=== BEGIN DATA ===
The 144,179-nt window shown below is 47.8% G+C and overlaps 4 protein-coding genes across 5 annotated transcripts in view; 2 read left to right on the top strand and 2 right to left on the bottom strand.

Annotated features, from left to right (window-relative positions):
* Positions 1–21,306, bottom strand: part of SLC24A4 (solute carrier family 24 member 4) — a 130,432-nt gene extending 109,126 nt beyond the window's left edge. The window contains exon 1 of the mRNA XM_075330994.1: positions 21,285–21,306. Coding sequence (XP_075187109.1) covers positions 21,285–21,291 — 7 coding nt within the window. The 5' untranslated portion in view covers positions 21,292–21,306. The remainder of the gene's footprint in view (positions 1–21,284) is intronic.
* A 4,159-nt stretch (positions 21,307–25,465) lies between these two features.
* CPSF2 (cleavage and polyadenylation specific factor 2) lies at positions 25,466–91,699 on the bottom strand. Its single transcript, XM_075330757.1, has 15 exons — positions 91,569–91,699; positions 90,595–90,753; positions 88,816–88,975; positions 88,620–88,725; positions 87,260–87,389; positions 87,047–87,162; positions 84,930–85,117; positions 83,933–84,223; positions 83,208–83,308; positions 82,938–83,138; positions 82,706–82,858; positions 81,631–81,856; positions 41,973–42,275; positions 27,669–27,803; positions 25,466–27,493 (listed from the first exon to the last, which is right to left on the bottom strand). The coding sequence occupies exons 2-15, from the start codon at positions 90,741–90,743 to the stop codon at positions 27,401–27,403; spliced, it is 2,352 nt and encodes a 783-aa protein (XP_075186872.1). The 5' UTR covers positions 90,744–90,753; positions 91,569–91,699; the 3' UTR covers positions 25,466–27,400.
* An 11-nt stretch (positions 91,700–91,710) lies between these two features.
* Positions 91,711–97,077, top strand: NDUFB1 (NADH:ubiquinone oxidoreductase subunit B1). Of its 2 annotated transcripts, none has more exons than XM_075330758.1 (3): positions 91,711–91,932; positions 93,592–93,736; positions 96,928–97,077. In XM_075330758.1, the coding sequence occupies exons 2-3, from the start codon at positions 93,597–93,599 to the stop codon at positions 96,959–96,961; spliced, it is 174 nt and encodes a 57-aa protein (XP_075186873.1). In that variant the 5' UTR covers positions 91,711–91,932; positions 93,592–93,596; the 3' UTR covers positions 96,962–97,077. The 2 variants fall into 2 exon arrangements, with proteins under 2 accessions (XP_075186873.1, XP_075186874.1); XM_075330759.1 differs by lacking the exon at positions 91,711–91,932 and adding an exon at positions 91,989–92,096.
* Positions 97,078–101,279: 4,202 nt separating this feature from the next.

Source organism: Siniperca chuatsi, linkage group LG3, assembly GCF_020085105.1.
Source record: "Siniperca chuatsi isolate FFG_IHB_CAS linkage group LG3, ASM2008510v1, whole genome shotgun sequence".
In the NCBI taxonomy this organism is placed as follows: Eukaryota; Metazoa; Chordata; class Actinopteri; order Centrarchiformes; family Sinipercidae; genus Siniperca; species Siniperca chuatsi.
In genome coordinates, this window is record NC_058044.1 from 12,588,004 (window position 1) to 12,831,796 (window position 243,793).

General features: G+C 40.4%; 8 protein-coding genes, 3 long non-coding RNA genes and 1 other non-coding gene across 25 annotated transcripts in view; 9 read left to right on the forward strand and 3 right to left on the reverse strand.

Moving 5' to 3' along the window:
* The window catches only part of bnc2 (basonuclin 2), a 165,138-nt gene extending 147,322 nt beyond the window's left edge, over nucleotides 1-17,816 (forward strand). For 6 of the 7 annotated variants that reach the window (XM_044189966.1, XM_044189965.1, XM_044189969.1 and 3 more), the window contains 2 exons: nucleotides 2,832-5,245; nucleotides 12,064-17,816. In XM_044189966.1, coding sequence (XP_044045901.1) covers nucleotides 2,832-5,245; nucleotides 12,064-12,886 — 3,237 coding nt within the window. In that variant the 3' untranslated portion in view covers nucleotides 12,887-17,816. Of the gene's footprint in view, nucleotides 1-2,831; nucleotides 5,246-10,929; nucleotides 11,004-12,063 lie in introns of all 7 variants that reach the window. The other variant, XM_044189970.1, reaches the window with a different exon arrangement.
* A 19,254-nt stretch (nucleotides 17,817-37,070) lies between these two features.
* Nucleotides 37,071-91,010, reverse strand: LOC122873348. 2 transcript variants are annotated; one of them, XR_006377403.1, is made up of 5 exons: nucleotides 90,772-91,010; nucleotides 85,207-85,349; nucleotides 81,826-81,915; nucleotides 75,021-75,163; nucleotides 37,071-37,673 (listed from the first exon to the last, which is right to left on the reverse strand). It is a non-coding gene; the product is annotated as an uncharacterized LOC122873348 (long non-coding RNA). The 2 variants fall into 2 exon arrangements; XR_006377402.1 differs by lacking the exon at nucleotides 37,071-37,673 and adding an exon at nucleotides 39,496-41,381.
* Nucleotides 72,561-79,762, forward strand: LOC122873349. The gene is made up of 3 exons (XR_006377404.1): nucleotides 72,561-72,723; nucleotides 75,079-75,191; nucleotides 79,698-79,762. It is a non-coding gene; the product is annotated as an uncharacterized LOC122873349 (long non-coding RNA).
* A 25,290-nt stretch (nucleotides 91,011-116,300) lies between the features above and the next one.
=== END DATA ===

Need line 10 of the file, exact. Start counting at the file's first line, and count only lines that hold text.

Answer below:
Source record: "Siniperca chuatsi isolate FFG_IHB_CAS linkage group LG3, ASM2008510v1, whole genome shotgun sequence".